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This is the exact reason that having a variety of differing control methods is so advantageous! There are a bunch of nifty methods for marking (nail nick, etc.) the card as it's returned to the deck in a way that you couldn't possibly know what it is. There are methods of having the card replaced while your head is turned and yet you can control the card as you push it into the deck, etc. Watch for a wide variety of little 'tools' that allow you to get beyond the same old take a card and place it here in the deck routine. Folks be totally wrong about you knowing the card, but you are still stuck with them "thinking that you know" the card which dilutes the overall effect of your card magic.

Hmmmm...lot's more I could share, but I think they'd move the post..... Best,
Brad Burt
Ed_Millis
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I was thinking about putting the deck on my table and covering it with a cloth. They cut the top off the deck through the cloth, then pull off the top card of the bottom half. We can then put the bottom half on the top, and they can insert their card back into the deck anywhere, all still under the cloth. Finally, take off the cloth, and I pick up the deck, never having touched it or had a chance to force or see their card.

Yes? No?

Ed
teedpop
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Quote:
On 2010-12-02 17:25, Ed_Millis wrote:
I was thinking about putting the deck on my table and covering it with a cloth. They cut the top off the deck through the cloth, then pull off the top card of the bottom half. We can then put the bottom half on the top, and they can insert their card back into the deck anywhere, all still under the cloth. Finally, take off the cloth, and I pick up the deck, never having touched it or had a chance to force or see their card.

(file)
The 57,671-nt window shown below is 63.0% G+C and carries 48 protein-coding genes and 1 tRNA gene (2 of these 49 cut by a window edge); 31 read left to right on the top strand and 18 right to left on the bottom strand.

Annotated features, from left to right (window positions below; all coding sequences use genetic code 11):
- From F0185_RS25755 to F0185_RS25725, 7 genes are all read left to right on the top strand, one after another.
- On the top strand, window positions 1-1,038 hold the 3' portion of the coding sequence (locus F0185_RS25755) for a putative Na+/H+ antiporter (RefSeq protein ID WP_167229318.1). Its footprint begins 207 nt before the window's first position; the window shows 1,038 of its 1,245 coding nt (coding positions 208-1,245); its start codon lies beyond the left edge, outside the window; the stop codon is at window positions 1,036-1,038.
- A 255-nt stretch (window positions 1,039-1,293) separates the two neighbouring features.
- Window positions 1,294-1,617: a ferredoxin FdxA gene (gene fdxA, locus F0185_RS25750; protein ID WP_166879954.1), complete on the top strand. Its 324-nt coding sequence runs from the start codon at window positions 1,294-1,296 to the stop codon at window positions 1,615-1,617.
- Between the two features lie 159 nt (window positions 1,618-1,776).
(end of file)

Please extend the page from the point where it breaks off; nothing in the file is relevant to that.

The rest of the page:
Yes? No?

Ed



I like it!
HerbLarry
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Quote:
On 2010-12-02 12:45, Ed_Millis wrote:
Do you think simply turning your back is sufficient?
Are there situations where it might be "dangerous"?
(Giving the lil' brat an opportunity to screw up a stack, for instance.)
Do you have an alternative for "I can't see it, but I'm still in control"?

Ed


First I don't do "lil' brats". Second if a stack is involved I'm not letting anyone get close to the deck. Third if I turn my back most times I'm not caring what the card is anyway. It's not always a "I'm gonna find your card trick".
You know why don't act naive.
shamsiel
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I don't have that much experience with card tricks. I have only gone through Hay's Chapter on Cards in the Amateurs Magician's handbook once. But on a few walks through Lake Eola in downtown Orlando looking for "Victims" in order to do my worse Card tricks and mess up (I read here in the Café that I need an opportunity to be a BAD Magus before I have any hope of being a good one)I got that "You saw my card!" reaction on two or three occasions and I felt like running away like a chihuahua that has just been kicked hard! I stuck it out though; don't give up! Also, family and friends mean well, but they can be cruel! Do it for strangers they are the audience that you need.